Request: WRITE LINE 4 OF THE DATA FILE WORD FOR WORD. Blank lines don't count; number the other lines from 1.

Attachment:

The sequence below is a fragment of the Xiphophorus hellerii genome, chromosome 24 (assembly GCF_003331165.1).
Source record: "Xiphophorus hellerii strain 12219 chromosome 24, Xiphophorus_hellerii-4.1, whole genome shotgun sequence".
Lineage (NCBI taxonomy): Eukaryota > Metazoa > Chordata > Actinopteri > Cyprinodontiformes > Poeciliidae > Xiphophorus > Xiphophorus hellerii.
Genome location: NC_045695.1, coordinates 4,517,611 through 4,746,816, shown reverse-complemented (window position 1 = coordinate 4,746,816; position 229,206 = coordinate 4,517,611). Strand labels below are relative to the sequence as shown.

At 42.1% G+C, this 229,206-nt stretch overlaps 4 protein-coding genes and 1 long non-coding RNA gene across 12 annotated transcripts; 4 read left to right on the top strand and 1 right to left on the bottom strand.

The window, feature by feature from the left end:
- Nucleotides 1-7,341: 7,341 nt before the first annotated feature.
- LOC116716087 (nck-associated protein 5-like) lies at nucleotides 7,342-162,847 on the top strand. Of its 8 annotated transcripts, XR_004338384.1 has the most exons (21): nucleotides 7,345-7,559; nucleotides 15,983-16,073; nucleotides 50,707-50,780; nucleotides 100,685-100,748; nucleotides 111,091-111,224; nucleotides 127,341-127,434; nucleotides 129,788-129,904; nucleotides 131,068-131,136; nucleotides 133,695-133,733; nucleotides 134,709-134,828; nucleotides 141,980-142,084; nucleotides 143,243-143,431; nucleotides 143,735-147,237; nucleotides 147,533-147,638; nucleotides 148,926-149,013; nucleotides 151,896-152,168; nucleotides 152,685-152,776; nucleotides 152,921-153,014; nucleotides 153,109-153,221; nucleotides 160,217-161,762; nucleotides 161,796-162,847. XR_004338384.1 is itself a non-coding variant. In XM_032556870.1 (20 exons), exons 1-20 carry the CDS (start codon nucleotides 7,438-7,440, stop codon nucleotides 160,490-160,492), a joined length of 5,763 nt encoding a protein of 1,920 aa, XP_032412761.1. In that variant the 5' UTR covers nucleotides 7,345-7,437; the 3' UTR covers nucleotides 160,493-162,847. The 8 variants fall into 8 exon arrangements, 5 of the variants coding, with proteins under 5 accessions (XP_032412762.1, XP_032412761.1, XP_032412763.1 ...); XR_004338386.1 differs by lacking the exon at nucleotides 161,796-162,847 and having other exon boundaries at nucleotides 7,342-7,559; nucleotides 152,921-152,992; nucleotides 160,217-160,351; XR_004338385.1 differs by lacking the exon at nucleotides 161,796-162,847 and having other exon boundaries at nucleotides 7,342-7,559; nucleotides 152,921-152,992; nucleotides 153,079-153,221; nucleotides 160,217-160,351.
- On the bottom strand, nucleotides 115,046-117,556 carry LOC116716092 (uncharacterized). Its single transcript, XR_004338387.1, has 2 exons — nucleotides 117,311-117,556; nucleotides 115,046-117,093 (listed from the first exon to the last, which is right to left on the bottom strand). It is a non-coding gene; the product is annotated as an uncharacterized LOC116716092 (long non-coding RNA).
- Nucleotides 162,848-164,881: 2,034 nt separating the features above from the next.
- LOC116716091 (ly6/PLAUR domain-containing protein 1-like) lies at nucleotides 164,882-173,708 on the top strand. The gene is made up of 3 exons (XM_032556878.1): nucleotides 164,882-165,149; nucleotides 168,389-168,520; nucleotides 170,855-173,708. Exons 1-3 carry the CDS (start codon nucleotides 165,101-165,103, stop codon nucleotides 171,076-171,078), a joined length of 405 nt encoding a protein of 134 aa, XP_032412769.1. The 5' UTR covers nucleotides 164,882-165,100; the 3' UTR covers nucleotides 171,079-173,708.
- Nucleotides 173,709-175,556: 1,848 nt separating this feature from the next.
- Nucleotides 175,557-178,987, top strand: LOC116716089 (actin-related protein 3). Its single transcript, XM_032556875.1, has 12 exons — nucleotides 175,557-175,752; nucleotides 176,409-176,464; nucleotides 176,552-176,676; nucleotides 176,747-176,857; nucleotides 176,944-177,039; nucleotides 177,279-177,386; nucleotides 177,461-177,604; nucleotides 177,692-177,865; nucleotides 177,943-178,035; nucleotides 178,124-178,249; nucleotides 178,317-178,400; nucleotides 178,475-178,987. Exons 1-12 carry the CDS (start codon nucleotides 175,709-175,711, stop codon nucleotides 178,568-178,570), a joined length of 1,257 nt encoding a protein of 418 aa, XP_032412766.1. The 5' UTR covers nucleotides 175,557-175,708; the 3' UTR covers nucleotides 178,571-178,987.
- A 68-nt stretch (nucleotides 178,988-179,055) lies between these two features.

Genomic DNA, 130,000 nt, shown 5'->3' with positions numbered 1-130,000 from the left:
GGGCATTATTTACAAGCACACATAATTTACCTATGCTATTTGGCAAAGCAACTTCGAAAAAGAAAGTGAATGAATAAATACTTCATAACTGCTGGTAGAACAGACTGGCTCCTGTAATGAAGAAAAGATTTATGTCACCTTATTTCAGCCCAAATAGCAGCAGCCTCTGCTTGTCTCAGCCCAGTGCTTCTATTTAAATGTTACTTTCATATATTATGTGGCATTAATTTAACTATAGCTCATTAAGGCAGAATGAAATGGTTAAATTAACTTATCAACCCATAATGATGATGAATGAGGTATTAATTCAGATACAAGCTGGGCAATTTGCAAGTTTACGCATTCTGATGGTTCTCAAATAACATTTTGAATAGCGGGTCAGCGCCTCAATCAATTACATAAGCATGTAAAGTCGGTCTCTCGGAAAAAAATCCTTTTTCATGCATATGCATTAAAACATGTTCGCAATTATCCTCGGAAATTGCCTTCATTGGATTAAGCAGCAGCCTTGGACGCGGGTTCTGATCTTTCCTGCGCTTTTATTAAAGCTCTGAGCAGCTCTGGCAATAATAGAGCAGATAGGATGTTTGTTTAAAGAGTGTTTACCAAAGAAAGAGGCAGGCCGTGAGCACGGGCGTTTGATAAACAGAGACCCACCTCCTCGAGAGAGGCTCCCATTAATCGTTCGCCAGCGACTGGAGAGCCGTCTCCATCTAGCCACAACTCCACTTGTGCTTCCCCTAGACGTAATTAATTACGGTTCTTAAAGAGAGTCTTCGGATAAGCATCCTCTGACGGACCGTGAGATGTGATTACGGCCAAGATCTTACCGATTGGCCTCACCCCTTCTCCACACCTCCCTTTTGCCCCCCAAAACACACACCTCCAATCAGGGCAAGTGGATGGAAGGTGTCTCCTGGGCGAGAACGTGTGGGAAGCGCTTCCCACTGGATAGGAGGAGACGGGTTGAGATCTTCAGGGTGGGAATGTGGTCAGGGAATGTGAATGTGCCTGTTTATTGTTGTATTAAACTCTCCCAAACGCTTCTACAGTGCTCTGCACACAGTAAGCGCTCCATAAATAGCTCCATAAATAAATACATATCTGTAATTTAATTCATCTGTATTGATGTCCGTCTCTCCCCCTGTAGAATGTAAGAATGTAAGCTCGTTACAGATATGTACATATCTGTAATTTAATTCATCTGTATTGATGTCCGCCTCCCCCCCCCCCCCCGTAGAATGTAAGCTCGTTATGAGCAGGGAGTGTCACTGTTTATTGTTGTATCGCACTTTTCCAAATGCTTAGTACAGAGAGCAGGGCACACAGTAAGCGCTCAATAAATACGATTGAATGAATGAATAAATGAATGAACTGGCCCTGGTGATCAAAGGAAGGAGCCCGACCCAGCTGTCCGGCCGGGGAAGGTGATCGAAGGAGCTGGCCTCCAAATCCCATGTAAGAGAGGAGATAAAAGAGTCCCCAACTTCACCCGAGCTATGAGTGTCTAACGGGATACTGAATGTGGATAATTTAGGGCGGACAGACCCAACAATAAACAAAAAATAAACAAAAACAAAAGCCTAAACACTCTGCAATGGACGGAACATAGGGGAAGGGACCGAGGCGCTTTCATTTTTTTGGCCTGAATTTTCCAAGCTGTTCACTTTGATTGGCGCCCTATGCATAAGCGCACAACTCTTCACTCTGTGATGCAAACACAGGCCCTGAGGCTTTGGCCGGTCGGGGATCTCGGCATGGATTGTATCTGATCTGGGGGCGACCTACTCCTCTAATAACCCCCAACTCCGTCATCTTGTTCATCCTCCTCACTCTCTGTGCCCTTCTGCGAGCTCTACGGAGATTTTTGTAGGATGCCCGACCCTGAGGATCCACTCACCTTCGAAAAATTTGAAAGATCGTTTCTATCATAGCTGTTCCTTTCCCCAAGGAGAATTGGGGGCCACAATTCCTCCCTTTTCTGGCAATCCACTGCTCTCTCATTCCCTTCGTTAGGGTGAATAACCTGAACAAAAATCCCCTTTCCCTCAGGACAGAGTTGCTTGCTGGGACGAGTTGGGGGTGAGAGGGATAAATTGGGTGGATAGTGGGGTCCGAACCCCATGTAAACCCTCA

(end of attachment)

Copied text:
Genome location: NC_045695.1, coordinates 4,517,611 through 4,746,816, shown reverse-complemented (window position 1 = coordinate 4,746,816; position 229,206 = coordinate 4,517,611). Strand labels below are relative to the sequence as shown.